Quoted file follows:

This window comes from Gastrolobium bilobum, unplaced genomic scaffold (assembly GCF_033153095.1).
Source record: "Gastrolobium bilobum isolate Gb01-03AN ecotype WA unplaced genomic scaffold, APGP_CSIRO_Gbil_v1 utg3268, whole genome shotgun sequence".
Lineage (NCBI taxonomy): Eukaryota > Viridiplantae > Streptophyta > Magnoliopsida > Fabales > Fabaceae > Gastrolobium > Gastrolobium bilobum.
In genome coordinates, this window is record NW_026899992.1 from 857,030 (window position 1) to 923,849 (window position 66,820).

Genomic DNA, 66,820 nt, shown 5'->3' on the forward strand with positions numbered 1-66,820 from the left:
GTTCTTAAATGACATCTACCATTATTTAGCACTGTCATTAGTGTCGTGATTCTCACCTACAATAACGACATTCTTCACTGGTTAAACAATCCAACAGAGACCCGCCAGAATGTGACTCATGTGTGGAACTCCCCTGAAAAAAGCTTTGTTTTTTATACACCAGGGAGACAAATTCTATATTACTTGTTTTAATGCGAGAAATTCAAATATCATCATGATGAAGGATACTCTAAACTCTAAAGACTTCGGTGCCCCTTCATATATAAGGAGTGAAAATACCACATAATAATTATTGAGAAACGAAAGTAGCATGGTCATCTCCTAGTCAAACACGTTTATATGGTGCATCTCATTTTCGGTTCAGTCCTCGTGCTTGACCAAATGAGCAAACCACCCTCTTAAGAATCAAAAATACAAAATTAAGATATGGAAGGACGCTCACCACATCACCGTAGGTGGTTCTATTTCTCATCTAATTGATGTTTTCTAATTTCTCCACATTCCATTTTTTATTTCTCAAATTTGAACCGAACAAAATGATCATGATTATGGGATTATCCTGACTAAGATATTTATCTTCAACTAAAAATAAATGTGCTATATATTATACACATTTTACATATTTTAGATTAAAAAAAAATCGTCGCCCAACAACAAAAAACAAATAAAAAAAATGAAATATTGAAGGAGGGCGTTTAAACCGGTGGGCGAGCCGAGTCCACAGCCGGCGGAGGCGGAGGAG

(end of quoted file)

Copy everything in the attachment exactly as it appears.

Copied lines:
This window comes from Gastrolobium bilobum, unplaced genomic scaffold (assembly GCF_033153095.1).
Source record: "Gastrolobium bilobum isolate Gb01-03AN ecotype WA unplaced genomic scaffold, APGP_CSIRO_Gbil_v1 utg3268, whole genome shotgun sequence".
Lineage (NCBI taxonomy): Eukaryota > Viridiplantae > Streptophyta > Magnoliopsida > Fabales > Fabaceae > Gastrolobium > Gastrolobium bilobum.
In genome coordinates, this window is record NW_026899992.1 from 857,030 (window position 1) to 923,849 (window position 66,820).

Genomic DNA, 66,820 nt, shown 5'->3' on the forward strand with positions numbered 1-66,820 from the left:
GTTCTTAAATGACATCTACCATTATTTAGCACTGTCATTAGTGTCGTGATTCTCACCTACAATAACGACATTCTTCACTGGTTAAACAATCCAACAGAGACCCGCCAGAATGTGACTCATGTGTGGAACTCCCCTGAAAAAAGCTTTGTTTTTTATACACCAGGGAGACAAATTCTATATTACTTGTTTTAATGCGAGAAATTCAAATATCATCATGATGAAGGATACTCTAAACTCTAAAGACTTCGGTGCCCCTTCATATATAAGGAGTGAAAATACCACATAATAATTATTGAGAAACGAAAGTAGCATGGTCATCTCCTAGTCAAACACGTTTATATGGTGCATCTCATTTTCGGTTCAGTCCTCGTGCTTGACCAAATGAGCAAACCACCCTCTTAAGAATCAAAAATACAAAATTAAGATATGGAAGGACGCTCACCACATCACCGTAGGTGGTTCTATTTCTCATCTAATTGATGTTTTCTAATTTCTCCACATTCCATTTTTTATTTCTCAAATTTGAACCGAACAAAATGATCATGATTATGGGATTATCCTGACTAAGATATTTATCTTCAACTAAAAATAAATGTGCTATATATTATACACATTTTACATATTTTAGATTAAAAAAAAATCGTCGCCCAACAACAAAAAACAAATAAAAAAAATGAAATATTGAAGGAGGGCGTTTAAACCGGTGGGCGAGCCGAGTCCACAGCCGGCGGAGGCGGAGGAG